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Global Economy home

What is globalisation?

It is an imprecise term covering many aspects of politics, economics and culture. Its origins are complex and virtually every one of the 2822 academic papers and 589 new books on globalisation written in 1998 would include their own definition. However, most writers would agree it is a process driven by technological change and rapid advances in communications.

Globalisation leads to greater interdependence between countries as goods, services, capital, labour, knowledge and information move increasingly quickly and freely around the world. Aspects of globalisation include international trade and investment, international agreements to protect the world environment and growth in the number and scope of international organisations.

Whilst globalisation presents opportunities for all countries it is clear that some countries have benefited more than others. The challenge is to ensure that the process is more equitable and more sustainable. The Foreign and Commonwealth Office is a vigorous champion of Corporate Citizenship and Sustainable Development working with other Governments, NGOs and multinational companies to establish standards for human rights and the environment.

Given the rapid changes associated with globalisation many people have strong concerns about the way in which it impacts on their lives. Some of these are addressed in the Key Concerns section.

What are the potential benefits?

Overall, globalisation should lead to higher rates of economic growth.

International trade promotes efficiency and saves resources by encouraging production of goods and services in countries where the costs are lowest. It leads to lower prices for consumers by creating greater competition between businesses. Trade boosts growth by creating new opportunities through larger markets, creating more jobs, and enabling the specialisation of labour, boosting productivity. Trade between two countries increases economic welfare in both by widening the range of goods and services available for consumption.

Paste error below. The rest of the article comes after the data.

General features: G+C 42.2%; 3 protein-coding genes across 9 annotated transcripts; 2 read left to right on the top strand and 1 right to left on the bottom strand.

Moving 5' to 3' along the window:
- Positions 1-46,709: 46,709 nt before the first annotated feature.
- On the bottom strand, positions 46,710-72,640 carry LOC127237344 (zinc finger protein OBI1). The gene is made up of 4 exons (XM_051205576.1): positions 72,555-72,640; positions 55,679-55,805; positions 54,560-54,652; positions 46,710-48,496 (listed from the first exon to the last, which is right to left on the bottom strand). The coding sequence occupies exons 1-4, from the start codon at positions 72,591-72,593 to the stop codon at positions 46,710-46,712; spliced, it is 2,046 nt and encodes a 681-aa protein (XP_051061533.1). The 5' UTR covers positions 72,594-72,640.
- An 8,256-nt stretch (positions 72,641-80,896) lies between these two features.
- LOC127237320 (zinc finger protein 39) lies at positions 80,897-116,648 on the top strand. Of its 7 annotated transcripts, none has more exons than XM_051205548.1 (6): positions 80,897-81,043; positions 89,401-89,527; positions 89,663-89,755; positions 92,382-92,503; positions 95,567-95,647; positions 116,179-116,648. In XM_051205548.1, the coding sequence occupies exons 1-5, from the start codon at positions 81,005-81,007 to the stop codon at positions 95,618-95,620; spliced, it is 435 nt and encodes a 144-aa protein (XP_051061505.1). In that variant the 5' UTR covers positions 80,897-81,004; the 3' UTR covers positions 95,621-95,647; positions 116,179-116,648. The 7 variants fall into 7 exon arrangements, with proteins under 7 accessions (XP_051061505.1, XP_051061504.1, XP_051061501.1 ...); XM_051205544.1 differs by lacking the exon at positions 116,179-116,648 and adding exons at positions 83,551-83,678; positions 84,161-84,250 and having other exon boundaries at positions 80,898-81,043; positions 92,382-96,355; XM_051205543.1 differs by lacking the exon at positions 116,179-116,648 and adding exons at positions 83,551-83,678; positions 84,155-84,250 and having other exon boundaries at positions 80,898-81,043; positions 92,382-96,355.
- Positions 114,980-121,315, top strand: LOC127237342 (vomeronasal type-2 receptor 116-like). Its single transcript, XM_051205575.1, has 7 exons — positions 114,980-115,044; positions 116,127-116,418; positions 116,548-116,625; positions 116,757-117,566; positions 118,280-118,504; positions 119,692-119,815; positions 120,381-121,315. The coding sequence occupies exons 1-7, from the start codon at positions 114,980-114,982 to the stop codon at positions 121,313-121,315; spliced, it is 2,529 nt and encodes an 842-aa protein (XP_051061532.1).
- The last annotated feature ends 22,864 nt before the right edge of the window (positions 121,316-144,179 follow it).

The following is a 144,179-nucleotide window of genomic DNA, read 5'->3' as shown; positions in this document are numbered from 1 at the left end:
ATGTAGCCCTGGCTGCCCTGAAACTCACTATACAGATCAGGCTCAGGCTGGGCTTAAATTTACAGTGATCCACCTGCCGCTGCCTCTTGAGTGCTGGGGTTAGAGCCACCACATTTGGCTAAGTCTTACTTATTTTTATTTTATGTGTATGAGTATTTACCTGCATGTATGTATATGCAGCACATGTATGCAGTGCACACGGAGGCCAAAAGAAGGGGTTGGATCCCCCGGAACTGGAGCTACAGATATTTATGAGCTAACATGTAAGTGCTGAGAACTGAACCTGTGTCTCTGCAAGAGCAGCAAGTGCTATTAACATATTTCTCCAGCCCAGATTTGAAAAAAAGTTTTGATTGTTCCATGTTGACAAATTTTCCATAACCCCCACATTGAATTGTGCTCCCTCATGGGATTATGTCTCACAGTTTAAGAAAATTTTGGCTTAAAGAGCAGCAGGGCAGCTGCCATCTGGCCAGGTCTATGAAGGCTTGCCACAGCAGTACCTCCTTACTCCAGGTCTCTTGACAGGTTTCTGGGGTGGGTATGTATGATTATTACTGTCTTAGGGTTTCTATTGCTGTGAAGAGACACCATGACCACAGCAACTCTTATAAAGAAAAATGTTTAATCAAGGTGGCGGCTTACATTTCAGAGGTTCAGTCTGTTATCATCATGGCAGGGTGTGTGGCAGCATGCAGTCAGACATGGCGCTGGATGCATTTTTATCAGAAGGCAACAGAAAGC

The UK economy is benefiting disproportionately from globalisation. We are the world’s fourth largest trading nation and second largest foreign investor. Trade represents over 40% of our GDP, twice that of the US or Japan. Inward investment into the UK has created 815,000 jobs to date and accounts for nearly 30% of net manufacturing output. We are particularly strong in business and financial services, telecoms and media - sectors that thrive on globalisation.

Improved governance is another potential benefit of globalisation. Better communications technology, and particularly the Internet, mean governments can more easily be held to account, allowing greater scrutiny of government spending by citizens. This also applies to businesses, enabling better oversight of UK assets overseas. Information technology can also be used to promote innovative programmes and play a key role in the work of environmental, human rights and poverty reduction NGO's.

Another recent development that has helped millions of people is the globalisation of knowledge through information technology. One example is the use of public Internet kiosks in rural India to revolutionise medical treatment and eye care. In the village of Padinettankudi in Tamil Nadu a webcam and online patient questionnaire are being used to photograph and record villagers’ eye problems. Once recorded they are then emailed to the specialist Aravind Eye Hospital, affordably reducing to a few seconds a process that would previously have taken days or weeks. An online doctor/patient discussion takes place subsequently before a free appointment is arranged, saving scarce resources and equitably improving health outcomes.

Globalisation can also be seen as a force for stability. Economic integration normally reduces the possibility of armed conflict and has been central to the peaceful relations in Western Europe witnessed in the second half of the 20th Century.

Scientific breakthroughs like the mapping of the Human Genome (through co-operation of scientific teams across the globe) and aspects of contemporary life such as a diverse range of foods in UK supermarkets and affordable foreign travel are amongst the many other benefits of globalisation.

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